Record on Appeal, Vol. 1, at 17 (emphasis added). The motion requested that the district court suppress the marijuana and $18,000.00 obtained from "[t]his search." The only searches involving marijuana and $18,000.00 were the searches conducted in September of 1989.4 Hamilton states that if his motion was not specific enough to include the 1988 search, it was because the government made it impossible for him to be more specific by failing to inform him that the gun was going to be used as evidence against him. This excuse is untenable. Count One of the indictment against Hamilton clearly states that he illegally possessed the rifle and goes on to list its make and serial number. See Record on Appeal, Vol. 1, at 1. Even if the district court had considered Hamilton's motion to suppress to include the rifle, we find that such a motion would have failed.
The district court heard testimony from Clifford Scales about the shooting which led to Hamilton's arrest and seizure of the rifle, see Record on Appeal, Vol. 2, at 32-38, and it also heard testimony from the sheriff who obtained a warrant for Hamilton's arrest and found him in possession of the semi-automatic rifle, see id. at 134-36. This testimony served as part of the basis for the district court's conviction of Hamilton. See Record on Appeal, Vol. 2, at 154, 189. Such testimony was more than sufficient to establish probable cause for the March 1988 arrest of Hamilton and seizure of the semi-automatic rifle. The district court did not err in refusing to suppress the evidence.
For the foregoing reasons, we AFFIRM the district court's judgment.
See, e.g., United States v. Rosenberger, 872 F.2d 240, 241-42 (8th Cir.1989) (a ruling under a pre-indictment Fed.R.Cr.P. 41(e) motion that search and seizure were legal collaterally estopped defendant from later moving to suppress evidence claiming that search and seizure were illegal); United States v. Thoresen, 428 F.2d 654, 667 (9th Cir.1970) (denial of motion to suppress evidence under an indictment that was later dismissed collaterally estopped defendant from moving to have the same evidence suppressed under a new indictment); United States v. Levasseur, 699 F.Supp. 965, 980-82 (D.Mass.1988) (establishing five criteria in determining that defendants were collaterally estopped from re-litigating motion to suppress when the issue had already been litigated and ultimately denied in another federal court involving the same defendants); United States v. McNair, 439 F.Supp. 103, 107-09 (E.D.Penn.1977), aff'd without pub'd op., 571 F.2d 573 (3rd Cir.), cert. denied, 435 U.S. 976, 98 S.Ct. 1626, 56 L.Ed.2d 71 (1978) (a defendant being tried by two courts for two different bank robberies was collaterally estopped by the second court from seeking to suppress evidence which implicated him in both robberies after the issue was litigated in the first court). But see United States v. Hoskins, 639 F.Supp. 512, 515 (W.D.N.Y.1986), aff'd without pub'd op., 875 F.2d 308 (2nd Cir.1989) (permitting defendants to re-litigate motion to suppress, because they may have lacked the incentive to make a full-scale attack on the legality of the search in the first proceeding); Vestal, "Issue Preclusion and Criminal Prosecution," 65 Iowa L.Rev. 281, 312-21 (1980) (expressing a concern that application of collateral estoppel against a criminal defendant might infringe due process and jury trial rights); cf. Ashe v. Swenson, 397 U.S. 436, 464-65, 90 S.Ct. 1189, 1205, 25 L.Ed.2d 469 (1970) (Burger, C.J., dissenting) ("courts that have applied the collateral-estoppel concept to criminal actions would certainly not apply it to both parties, as is true in civil cases") (emphasis in original); Knapp v. Cardwell, 667 F.2d 1253, 1268 n. 5 (9th Cir.) (Adams, J., concurring in part and dissenting in part), cert. denied, 459 U.S. 1055, 103 S.Ct. 473, 74 L.Ed.2d 621 (1982) (the use of collateral estoppel in criminal proceedings arises from the constitutional doctrine of double jeopardy, and its protection should not be afforded to the prosecution)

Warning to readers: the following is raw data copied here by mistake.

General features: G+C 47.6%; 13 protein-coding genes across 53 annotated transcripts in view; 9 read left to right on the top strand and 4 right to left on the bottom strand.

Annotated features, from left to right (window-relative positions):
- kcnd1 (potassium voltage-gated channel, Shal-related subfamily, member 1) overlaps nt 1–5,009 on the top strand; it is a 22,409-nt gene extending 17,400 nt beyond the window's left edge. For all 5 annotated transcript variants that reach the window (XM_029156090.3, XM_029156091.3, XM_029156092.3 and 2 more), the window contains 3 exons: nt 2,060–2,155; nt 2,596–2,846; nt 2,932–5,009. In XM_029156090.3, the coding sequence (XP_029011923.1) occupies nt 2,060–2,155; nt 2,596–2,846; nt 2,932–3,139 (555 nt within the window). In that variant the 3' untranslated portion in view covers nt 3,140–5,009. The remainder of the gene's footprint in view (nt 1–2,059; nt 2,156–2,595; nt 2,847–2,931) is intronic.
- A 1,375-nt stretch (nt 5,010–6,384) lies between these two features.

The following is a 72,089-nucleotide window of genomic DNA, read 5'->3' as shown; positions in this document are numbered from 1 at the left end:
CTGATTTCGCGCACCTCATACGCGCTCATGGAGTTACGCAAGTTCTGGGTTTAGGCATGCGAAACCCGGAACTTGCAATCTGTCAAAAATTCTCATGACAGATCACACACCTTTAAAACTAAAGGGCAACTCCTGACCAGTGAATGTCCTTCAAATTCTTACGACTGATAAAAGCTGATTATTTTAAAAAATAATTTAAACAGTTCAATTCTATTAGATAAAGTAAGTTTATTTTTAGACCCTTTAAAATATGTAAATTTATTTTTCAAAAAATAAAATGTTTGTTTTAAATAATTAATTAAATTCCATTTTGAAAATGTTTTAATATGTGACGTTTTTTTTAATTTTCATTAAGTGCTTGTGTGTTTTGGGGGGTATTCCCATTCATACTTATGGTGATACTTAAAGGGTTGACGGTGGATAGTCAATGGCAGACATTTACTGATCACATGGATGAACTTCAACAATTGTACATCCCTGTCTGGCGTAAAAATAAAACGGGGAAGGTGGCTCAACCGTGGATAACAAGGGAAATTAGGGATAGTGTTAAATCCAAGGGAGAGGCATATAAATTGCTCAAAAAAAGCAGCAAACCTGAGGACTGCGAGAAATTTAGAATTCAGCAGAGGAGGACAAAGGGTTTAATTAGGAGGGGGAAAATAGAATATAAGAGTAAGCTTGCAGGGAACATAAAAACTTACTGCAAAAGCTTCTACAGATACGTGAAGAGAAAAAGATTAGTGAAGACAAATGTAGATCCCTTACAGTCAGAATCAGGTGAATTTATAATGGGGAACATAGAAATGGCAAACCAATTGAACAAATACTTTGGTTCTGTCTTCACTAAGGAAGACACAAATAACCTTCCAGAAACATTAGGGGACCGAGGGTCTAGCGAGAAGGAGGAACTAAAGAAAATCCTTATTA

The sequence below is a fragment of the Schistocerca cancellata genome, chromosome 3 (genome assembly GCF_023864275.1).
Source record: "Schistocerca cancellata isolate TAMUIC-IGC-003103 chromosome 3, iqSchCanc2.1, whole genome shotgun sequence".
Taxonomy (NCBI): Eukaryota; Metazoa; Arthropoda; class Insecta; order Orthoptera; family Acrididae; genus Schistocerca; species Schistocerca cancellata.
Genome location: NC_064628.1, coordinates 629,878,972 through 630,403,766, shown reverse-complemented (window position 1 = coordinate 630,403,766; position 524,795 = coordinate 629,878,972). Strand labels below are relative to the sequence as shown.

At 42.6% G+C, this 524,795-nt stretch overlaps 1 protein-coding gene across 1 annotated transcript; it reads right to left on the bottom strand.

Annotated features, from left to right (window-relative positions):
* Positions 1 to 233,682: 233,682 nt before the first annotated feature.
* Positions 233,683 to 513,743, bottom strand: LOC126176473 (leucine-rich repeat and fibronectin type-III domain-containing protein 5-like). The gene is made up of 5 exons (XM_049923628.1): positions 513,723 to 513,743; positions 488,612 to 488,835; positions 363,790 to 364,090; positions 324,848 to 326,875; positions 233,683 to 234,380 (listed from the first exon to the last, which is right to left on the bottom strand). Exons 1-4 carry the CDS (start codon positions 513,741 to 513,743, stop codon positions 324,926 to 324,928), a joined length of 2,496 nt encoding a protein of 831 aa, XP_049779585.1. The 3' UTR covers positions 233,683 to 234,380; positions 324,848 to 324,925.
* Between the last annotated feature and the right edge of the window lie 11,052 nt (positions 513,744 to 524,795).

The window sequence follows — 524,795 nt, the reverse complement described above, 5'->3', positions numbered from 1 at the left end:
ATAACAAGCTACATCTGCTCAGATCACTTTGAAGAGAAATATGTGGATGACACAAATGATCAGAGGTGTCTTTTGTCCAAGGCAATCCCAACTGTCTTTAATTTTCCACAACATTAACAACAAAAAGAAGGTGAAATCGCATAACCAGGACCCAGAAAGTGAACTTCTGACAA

Hamilton cites no authority to the contrary. He only cites cases which hold that items may not be admitted into evidence if they were not included in the warrant. See Appellant's Brief at 36 n. 4
Mississippi Code Annotated Section 41-29-153(b) provides in pertinent part that property subject to forfeiture may be seized "without process" if:
(1) The seizure is incident to an arrest or a search under a search warrant ... or
(4) The [Mississippi Bureau of Narcotics has] probable cause to believe that the property was used or is intended to be used [to facilitate the transportation or sale of controlled substances].
This section of the Mississippi Code is closely patterned after Section 881(b) of Title 21 of the United States Code which uses almost exactly the same language. See 21 U.S.C.A. Secs. 881(a)(4), (b)(1) (West 1981 & Supp.1990).
It should also be noted that Hamilton submitted a Motion in Limine on the same day he submitted the above quoted Motion to Suppress. The Motion in Limine requested in pertinent part that the court prohibit:
any evidence concerning the use [Hamilton] was making of the [rifle] on March 6, 1988. Specifically, Defendant moves the Court to disallow the Government from introducing any proof that he pointed this weapon at any person.
Record on Appeal, Vol. 1, at 15. Submitting the two motions together without specifically requesting that the rifle be suppressed, only contributed to the uncertainty of the matter.